How Does One Truly Worship God? An Early Church Father’s View
Can I worship God any way I want to?
On a corporate level, does church leadership have biblical authority to design a worship service anyway they think is best?
Judging by state of the American Evangelical church, I think most leaders believe the answer is Yes to both questions. And boy do we ever take this permission seriously!
It would appear to this writer that singing is what is required if you want to worship God corporately as the Body of Christ. So, if you are not good at it, or don’t really like doing it, you better change your attitude. Flashing light trees, great sound systems, fog machines, stunning visuals and the best possible rock band a church can put together are all utilized to help us sing more.
Most churches now have a “Worship Arts” department, which is a fancy name for the leadership that oversees the singing and the worship band. The person who often leads this area is a gifted musician with little or no theological training. I will let you decide if it is a good thing if the person who oversees up to one half of our “Worship” gathering has little theological roots to ground him/her.
I’ve been to over 35 churches in the past 4 years and have observed this “worship is singing” idea put into practice. I hate to say it, but if this IS what it means to worship, the Church at large is doing a very pathetic job of worshipping God. Nothing personal here, and I am not picking on you or your congregation. I am just stating the facts as I have observed them.
What I see in congregation after congregation is this: The worship team sings their hearts out. The congregation doesn’t. Most people are not engaged. They stand, out of respect. They may even make a half-hearted attempt at mumbling through the words. But 75-80% of the congregation is not passionately pouring out their hearts to God in song. Don’t believe me? Sit in the back row this week, and observe how many people won’t sing.
There is a danger in this over emphasis of “worship is a SONG so everyone sing along” concept of worship. People begin to equate the worship of God with music and/or singing. We may falsely believe that by mumbling through a chorus we are truly worshipping the Savior. We can end up doing the very thing God lamented about in IS. 29:13“The Lord says: “These people come near to me with their mouth and honor me with their lips, but their hearts are far from me…”
The trouble with our modern view of worship is that scripture and church history never come to the same conclusion that the modern church has arrived at.
What we do see clearly in scripture is that worship is a life well lived. According to Romans 12:1-2, it is ones life laid down. Worship is actively saying “NO!” It is resisting the call of the world and the desires of our flesh. It is actively saying “YES!” to God and His invitation to become like His Son, moment by moment and day by day. I do believe, and have personally experienced how corporate singing can facilitate this. Still, I believe we have made a mistake in over emphasizing the song in our corporate gatherings.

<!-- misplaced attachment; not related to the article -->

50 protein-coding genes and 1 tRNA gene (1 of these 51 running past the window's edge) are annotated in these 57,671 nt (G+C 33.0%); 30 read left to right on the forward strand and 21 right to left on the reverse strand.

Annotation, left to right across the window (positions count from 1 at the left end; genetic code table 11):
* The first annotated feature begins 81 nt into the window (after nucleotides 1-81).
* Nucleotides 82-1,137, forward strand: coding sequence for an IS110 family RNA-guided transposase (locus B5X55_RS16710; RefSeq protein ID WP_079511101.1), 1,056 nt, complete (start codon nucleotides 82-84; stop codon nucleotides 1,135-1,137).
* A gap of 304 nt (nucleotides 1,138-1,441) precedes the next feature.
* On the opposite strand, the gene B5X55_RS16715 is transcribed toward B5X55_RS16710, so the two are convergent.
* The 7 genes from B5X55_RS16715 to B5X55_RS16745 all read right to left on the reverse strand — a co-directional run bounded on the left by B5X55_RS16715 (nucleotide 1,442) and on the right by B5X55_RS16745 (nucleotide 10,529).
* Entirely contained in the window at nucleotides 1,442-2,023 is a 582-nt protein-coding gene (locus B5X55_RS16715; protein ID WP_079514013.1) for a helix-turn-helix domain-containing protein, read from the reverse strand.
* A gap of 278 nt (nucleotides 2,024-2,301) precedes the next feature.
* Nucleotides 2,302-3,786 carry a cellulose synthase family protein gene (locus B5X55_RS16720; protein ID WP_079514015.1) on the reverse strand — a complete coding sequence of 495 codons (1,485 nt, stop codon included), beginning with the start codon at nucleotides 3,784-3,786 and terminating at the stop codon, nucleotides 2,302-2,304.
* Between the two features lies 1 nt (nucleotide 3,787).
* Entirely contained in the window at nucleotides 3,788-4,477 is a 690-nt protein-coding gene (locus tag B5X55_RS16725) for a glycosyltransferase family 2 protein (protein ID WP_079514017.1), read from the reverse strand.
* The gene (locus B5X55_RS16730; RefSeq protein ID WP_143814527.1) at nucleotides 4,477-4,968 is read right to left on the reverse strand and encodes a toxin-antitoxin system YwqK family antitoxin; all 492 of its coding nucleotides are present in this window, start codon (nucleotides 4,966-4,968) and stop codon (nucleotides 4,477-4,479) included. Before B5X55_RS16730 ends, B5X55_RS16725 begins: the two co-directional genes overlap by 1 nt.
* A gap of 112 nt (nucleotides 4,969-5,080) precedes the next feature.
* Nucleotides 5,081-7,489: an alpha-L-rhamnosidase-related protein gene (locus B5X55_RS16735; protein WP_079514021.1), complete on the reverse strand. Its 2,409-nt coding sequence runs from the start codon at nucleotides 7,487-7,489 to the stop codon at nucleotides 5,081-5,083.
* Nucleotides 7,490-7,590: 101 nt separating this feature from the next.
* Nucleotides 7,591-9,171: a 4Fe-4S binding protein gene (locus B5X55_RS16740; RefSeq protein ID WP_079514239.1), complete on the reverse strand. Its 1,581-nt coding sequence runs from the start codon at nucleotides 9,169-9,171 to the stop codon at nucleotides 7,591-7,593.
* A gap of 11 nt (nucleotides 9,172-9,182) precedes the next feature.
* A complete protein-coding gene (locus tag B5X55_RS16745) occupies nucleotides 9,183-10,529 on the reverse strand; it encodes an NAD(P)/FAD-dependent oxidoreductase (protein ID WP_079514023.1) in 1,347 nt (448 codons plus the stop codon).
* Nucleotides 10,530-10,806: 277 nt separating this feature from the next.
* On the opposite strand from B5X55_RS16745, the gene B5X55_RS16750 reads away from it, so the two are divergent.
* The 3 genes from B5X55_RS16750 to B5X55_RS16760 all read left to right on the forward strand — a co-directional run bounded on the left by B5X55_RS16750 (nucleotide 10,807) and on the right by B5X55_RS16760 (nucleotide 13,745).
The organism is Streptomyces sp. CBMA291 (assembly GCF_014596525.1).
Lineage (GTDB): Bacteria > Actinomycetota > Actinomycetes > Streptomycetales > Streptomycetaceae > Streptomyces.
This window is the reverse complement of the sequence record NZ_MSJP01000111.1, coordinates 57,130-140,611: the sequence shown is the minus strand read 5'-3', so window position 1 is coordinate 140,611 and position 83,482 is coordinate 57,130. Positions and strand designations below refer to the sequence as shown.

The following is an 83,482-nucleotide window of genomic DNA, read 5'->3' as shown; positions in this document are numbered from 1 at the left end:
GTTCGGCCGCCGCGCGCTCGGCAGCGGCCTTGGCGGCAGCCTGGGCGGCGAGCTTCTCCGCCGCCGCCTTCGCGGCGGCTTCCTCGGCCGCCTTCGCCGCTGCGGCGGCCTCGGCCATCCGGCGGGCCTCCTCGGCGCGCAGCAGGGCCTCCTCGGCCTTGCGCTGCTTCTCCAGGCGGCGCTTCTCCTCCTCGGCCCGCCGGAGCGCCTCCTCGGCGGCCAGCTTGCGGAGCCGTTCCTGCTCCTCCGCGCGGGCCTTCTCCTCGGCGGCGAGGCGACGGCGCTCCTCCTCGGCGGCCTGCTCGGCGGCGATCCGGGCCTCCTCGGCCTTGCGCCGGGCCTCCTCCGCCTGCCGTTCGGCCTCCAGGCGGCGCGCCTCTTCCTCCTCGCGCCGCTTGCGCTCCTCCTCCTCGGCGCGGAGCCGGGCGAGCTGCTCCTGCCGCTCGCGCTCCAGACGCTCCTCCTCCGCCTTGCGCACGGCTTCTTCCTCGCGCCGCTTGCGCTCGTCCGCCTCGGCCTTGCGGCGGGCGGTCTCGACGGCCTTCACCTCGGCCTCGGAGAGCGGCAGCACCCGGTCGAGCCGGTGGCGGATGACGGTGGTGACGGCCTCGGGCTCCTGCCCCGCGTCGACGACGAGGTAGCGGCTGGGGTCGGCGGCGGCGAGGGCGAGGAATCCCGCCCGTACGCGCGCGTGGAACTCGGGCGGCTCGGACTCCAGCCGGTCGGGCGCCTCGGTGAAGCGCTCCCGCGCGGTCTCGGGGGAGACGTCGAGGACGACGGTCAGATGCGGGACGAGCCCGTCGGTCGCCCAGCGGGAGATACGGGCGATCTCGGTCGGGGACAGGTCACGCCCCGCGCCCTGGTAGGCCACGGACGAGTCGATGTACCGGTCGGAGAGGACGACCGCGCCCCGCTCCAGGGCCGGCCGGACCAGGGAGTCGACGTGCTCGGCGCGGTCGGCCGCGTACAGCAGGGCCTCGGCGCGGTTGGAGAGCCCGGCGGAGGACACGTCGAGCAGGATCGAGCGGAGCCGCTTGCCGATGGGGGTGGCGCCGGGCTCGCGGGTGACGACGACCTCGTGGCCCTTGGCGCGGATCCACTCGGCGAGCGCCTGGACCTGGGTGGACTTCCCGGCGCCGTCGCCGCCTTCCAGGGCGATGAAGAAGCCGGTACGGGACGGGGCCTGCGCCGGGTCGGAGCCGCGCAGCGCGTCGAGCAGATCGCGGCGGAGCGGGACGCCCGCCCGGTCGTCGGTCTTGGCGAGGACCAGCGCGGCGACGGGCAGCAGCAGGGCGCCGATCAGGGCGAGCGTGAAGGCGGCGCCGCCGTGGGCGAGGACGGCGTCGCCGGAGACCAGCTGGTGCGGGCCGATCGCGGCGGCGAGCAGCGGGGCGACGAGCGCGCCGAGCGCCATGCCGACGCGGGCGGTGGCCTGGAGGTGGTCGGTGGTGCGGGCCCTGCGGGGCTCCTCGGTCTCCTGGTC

In the third century, Origen summed up the early churches idea of authentic worship this way:
“The honor that we pay to the Son of God, as well as that which we render to God the Father, consists of an upright course of life. This is plainly taught us by the passage, “You that boast of the Law, through breaking the Law dishonor God.”…For if he who transgresses the law dishonors God by his transgression,…it is evident that he who keeps the law honors God. So the worshipper of God is he whose life is regulated by the principles and teachings of the Divine Word.” Origen c .248 AD
This was the view of the early church. In my opinion, the modern church would serve God’s people better if they began to embrace this concept of what it means to worship God. I think that means singing less corporately, and bringing back elements of corporate worship that the church has embraced since the first century: communion, confession of sin, extended readings of scripture, prayer, reciting the creeds etc. The church has always believed those elements encourage and strengthen believers to say no to the world and yes to God in our day-to-day routine.
This is more than an academic exercise for me. The church is in trouble. Young people are making a mass exodus from her. Non-christian complaints about Christians are becoming more and more based upon reality. In large numbers we don’t practice what we believe. We don’t take the call of Christ seriously. We don’t embrace God’s invitation to become like His Son and make the personal choices that help us along that path. I think we actively “honor (God) with (our) lips, but (our) hearts are far from (Him)…”
It has been said they we become what we worship. While that is true, I also think how we worship affects who we become. I could be wrong, but I think that our emphasis on worship as a song lies at the very heart of Christianity’s decline. That is why I am so passionate about this topic.
Do you think the emphasis on singing as worship has weakened or strengthened the church? What do you think of the idea of singing less and incorporating these other elements into our corporate gatherings?
Posted on July 31, 2012, in Christianity and tagged christianity, church, cross-centered worship, devotions, early church history, Eastern Orthodox, entertainment, faith, family, inspiration, leadership, Life, music, Not For itching Ears, religion, seeker-sensitive, singing, Worship Leading. Bookmark the permalink. 4 Comments.